Another great connection we made at LAC 2016 this year was with Sandra Kemp, Director of Food and Nutrition Services in Albuquerque Public Schools. School breakfast is a hot topic in New Mexico right now, but we skipped the politics and went straight to the practical, asking Sandra what makes breakfast-in-the-classroom the right fit for the Albuquerque school district.
“Breakfast-in-the-classroom, or Breakfast After the Bell, is about students being able to start their day with something in their stomach,” explained Sandy. “We understand that the need is there, and while the logistics can be hard to work out, we definitely have food insecurity in New Mexico. Breakfast is just so important—those kids need that meal to start the day with food in their stomachs. On Monday morning we have students coming in who have not had the opportunity for those nutritious meals over the weekend. We want to have a healthy breakfast waiting for them.”
Sandy has been in her current position for about a year and a half, and her initiation has been something of a trial-by-fire. In addition to handling the complicated logistics for APS’s breakfast-in-the-classroom program, her first year on the job included a complete overhaul of the district’s central kitchen among other major projects. After moving from university foodservice to school foodservice, the Purdue University graduate worked her way up through the APS system starting as an area manager. Kemp oversees 139 traditional schools in addition to several schools of choice and charter schools. Motivated to explore school foodservice because of the more family-friendly hours, Sandy immediately felt a connection with her young customers.
“At the end of the day I feel good,” said Kemp. “I feel like I make a difference for these kids, and what we do is important. We are here for the kids, and that’s the end of the story. We need to invest in them now.”
One of the biggest challenges BIC faces in Albuquerque is the disparity of school start times, which makes timing delivery with school bus arrivals, and a host of other logistic barriers that require creativity and flexibility on the part of Kemp and her staff.
“APS is so big; we have some schools starting at 7:20 in the morning, while others start at 9:30, and then we are serving lunch as early as 10:30 but the kids aren’t hungry—it’s a challenge!” explained Sandy. “I was talking to a principal who loved the concept [of BIC] but the start time was a real sticking point.”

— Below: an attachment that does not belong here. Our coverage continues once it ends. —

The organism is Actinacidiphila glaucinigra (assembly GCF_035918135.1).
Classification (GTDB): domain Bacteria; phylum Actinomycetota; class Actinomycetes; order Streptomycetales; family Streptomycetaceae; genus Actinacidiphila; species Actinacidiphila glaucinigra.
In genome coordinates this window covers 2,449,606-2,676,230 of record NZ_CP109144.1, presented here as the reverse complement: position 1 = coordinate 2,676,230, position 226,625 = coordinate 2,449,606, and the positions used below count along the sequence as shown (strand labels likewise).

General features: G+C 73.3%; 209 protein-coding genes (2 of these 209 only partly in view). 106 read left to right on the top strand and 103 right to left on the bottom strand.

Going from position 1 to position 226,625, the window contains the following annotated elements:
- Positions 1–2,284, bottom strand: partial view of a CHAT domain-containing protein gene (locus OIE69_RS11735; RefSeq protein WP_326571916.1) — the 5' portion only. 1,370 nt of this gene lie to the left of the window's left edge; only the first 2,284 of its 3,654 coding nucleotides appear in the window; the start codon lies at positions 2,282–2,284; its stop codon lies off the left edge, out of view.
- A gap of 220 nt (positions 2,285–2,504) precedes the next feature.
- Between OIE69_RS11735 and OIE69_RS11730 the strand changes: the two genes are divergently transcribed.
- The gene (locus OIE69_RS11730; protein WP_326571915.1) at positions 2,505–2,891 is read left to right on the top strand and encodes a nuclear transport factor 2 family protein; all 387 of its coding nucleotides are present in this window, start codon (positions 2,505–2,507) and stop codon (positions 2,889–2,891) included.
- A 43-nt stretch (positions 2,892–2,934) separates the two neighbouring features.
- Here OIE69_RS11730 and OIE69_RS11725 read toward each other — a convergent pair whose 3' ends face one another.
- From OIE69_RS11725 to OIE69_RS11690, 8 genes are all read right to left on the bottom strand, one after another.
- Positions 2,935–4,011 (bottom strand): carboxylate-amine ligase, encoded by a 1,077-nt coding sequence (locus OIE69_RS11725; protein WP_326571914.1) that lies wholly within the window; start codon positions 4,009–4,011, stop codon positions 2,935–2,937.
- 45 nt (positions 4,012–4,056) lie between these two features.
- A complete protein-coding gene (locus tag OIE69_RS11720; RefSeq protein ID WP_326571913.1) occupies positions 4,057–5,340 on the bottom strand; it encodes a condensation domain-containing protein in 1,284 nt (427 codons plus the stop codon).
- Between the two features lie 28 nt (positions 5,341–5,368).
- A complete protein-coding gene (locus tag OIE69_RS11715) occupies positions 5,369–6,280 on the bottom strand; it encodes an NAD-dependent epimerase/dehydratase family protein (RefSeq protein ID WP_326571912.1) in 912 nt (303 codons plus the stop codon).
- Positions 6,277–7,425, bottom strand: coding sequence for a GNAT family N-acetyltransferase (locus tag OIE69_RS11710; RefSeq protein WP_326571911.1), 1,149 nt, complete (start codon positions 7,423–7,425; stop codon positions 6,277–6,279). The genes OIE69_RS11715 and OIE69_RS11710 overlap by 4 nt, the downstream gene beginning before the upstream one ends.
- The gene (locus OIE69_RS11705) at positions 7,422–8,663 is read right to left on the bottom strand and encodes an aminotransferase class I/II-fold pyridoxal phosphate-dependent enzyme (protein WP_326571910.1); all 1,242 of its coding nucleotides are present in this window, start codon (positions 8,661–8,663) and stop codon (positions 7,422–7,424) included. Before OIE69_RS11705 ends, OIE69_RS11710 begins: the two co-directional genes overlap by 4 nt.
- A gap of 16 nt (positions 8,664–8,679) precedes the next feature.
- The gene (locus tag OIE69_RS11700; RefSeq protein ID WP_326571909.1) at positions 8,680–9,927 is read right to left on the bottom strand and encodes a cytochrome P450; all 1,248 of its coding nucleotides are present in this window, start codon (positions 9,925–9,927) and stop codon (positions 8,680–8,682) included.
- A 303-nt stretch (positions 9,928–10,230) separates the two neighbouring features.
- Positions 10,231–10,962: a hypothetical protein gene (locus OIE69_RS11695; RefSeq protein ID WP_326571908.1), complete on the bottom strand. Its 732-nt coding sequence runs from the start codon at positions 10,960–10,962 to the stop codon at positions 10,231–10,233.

While she encounters her fair share of breakfast-in-the-classroom skeptics, meeting stakeholders where she finds them and showing them—rather than telling—the benefits of the program is one of Kemp’s strategies for stakeholder engagement. One benefit for the food and nutrition department is the ability to offer employees more hours, improving turnover.
“We had a lot on our plate, but one of the positives was being able to have more hours and staff available, and keeping people employed,” said Sandy. “Offering people more hours slows down that turnover rate, giving us opportunities to keep staff happy.” Kemp is also hoping to add custodial hours during the summer through summer and other feeding programs.
When it comes to teachers, convincing them that breakfast-in-the-classroom is sometimes a “seeing-is-believing” proposition. Eventually, says Kemp, even the biggest critics end up seeing value in the program—especially when they see the effect on their students.
“I had a teacher at one elementary school who told me, “I was really reluctant about BIC—I just thought ‘No, no, no! We don’t want that mess and everything else!’” recalled Kemp. “She’s one of those teachers who is really there for her students, and now she thinks breakfast-in-the-classroom is one of the best things we’ve done for our students.”
“Staff buy-in is so important,” Sandy continued. “The biggest thing is being able to communicate what your intentions are. We like putting out surveys asking stakeholders to weigh in. Teachers are overworked like everyone else, but as one teacher at Emerson Elementary pointed out that breakfast-in-the-classroom time can be valuable—learning how to do hygiene, table manners, using breakfast time to talk about how to eat properly, how to carry on a conversation while eating, even something as simple as handwashing! Breakfast is an opportunity for those lessons, and having these opportunities to learn these lessons is so important.”
Going forward, Sandy’s goal is to keep the lines of communication open with stakeholders to make her BIC programs as flexible and responsive to the needs of each building as possible.
“Open communication means we can get that important feedback and make adjustments to the program that benefit the teachers,” said Kemp. “All it took was a conversation with one teacher and I scrapped my plans to purchase individually-wrapped wipes to clean up messes; she mentioned that teachers were already using the Wet Wipes dispensers and that’s something I can do for them—I can say, “Let us do that for you” and absorb that cost because we had that conversation. It’s going to be easier, and I’ll have less trash. Communication is the key.”